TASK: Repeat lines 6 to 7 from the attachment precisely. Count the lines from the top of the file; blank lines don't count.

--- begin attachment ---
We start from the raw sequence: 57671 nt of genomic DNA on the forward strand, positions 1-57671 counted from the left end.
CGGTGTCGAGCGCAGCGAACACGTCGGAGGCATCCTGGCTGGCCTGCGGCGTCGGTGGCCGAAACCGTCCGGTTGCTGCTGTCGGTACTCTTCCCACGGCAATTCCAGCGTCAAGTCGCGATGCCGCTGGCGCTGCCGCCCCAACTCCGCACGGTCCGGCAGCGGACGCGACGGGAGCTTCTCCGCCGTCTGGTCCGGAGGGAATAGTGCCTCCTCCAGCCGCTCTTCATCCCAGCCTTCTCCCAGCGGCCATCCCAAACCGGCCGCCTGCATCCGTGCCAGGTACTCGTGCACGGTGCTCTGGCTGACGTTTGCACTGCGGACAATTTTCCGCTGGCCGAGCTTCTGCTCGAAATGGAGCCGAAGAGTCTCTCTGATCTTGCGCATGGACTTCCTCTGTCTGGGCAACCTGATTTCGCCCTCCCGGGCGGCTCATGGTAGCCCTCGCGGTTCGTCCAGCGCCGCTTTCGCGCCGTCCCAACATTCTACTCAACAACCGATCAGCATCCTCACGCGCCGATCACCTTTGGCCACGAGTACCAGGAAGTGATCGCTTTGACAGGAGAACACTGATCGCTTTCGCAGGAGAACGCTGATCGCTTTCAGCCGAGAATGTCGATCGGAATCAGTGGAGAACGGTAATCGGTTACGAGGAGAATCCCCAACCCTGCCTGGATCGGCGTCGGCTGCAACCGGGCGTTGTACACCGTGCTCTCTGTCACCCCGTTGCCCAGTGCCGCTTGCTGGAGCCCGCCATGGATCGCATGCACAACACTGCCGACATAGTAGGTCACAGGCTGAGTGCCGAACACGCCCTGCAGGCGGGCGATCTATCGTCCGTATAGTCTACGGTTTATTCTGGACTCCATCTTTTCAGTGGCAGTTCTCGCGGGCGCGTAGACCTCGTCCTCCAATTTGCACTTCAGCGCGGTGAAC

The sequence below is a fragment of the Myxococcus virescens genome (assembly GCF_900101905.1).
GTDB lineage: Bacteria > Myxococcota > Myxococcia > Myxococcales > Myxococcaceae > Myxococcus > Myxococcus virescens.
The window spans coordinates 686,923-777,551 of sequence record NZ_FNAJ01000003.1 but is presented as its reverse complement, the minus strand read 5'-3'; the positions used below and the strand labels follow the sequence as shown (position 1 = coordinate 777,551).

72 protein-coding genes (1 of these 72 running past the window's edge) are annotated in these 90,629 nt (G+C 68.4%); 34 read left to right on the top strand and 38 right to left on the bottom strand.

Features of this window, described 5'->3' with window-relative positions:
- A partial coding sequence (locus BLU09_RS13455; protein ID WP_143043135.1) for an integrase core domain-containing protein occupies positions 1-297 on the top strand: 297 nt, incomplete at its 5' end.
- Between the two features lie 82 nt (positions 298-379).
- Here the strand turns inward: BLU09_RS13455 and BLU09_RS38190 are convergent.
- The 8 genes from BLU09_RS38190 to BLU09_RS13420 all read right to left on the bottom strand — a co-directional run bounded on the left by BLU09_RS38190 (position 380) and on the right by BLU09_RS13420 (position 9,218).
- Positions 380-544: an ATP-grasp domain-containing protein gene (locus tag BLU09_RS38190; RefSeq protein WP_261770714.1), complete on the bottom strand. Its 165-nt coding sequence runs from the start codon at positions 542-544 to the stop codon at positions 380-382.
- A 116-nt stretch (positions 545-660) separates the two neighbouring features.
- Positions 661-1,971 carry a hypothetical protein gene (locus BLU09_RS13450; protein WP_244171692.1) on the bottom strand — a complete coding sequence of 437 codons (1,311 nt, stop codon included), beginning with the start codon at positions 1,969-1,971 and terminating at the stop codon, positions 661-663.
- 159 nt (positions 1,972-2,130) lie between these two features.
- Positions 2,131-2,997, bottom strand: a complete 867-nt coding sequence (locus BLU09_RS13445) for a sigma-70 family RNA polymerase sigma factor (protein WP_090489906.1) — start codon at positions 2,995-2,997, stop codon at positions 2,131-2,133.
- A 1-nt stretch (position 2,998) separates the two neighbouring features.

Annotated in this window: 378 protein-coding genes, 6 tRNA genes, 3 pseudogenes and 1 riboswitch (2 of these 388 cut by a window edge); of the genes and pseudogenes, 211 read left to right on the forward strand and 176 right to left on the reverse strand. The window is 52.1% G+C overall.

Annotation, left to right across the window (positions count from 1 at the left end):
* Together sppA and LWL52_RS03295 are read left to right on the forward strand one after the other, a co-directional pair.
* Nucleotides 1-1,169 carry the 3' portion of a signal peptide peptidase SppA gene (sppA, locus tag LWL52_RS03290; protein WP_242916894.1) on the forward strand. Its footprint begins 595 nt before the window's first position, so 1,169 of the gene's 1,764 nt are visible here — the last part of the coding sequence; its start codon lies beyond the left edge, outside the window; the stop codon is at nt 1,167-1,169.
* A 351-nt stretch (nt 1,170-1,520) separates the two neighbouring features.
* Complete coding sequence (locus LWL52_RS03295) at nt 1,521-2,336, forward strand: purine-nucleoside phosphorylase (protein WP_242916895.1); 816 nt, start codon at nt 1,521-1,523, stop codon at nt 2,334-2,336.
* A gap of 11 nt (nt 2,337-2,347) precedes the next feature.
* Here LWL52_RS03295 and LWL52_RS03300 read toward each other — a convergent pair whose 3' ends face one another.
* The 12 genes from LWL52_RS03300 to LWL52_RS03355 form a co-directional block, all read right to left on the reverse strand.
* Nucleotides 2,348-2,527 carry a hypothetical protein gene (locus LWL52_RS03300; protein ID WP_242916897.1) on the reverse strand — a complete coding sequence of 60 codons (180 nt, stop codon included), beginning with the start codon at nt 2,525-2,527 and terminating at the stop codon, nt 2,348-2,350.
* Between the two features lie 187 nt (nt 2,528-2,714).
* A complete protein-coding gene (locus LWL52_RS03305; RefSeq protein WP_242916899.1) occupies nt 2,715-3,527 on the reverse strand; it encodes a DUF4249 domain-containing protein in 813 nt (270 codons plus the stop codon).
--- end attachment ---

72 protein-coding genes (1 of these 72 running past the window's edge) are annotated in these 90,629 nt (G+C 68.4%); 34 read left to right on the top strand and 38 right to left on the bottom strand.

Features of this window, described 5'->3' with window-relative positions: